When it comes to overweight violations in Illinois, the law builds in a tolerance to account for situations when it is impossible to have exact measurements on how much weight is being carried on the vehicle(s). Amongst truck cops, we commonly refer to these as “grace weights”. In most cases, this is 2000 pounds over legal weight. This extra weight cushions the driver or company from traffic fines that can be costlier than any other fines assessed by the police.
A study of the word “grace” yields this definition: giving something that is undeserved. Obviously if the law has been broken, then justice calls for a penalty. The “grace weight” gives something that is undeserved…protection from fines.
However, a study of the word “mercy” yields this definition: withholding something that is deserved. If the law has been broken, even if by a relatively small amount, shouldn’t there be a penalty? By having a weight tolerance, is the law not legislating mercy?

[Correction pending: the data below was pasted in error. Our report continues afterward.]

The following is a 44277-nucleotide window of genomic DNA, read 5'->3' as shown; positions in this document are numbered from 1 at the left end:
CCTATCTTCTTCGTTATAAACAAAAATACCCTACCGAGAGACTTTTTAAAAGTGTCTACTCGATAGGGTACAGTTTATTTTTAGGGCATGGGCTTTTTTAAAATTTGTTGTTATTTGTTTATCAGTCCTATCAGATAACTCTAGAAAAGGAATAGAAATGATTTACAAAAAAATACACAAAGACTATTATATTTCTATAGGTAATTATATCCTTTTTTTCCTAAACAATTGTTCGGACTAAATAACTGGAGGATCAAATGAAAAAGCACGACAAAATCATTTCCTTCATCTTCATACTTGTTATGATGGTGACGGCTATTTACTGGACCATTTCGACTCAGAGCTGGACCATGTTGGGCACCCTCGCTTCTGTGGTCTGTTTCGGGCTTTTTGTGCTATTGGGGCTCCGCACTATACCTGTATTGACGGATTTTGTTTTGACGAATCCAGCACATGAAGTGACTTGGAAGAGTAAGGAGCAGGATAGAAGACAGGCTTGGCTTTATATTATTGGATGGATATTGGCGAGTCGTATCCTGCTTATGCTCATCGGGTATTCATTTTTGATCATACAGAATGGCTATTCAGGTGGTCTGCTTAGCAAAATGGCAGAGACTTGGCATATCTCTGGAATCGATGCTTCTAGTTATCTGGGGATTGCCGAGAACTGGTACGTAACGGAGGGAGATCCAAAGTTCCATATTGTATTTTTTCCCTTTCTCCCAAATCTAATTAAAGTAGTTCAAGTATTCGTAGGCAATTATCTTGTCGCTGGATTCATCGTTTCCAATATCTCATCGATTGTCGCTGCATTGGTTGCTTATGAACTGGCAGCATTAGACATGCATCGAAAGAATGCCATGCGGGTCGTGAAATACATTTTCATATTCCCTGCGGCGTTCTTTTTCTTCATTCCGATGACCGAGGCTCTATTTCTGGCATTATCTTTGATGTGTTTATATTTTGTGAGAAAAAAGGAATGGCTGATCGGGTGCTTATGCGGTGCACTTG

Many police officers and truck drivers misunderstand a provision of the “grace weights”. Even though a truck may be within the tolerance, it can still be cited for an overweight violation if the load is not legalized, which is required by statute (625 ILCS 5/15-112B). So either way, there is a penalty for breaking the law even if it is not in a cash fine. The tolerance applies to any axle, gross, or registered weight violation, but does not apply to overweight on a valid permit or crossing a posted structure (legal-weight or ton-load).
To the truck driver, be thankful for the grace weight tolerance built into the law when you receive it. And to the police officer, be sure to show the mercy weights when it is within your authority to do so.
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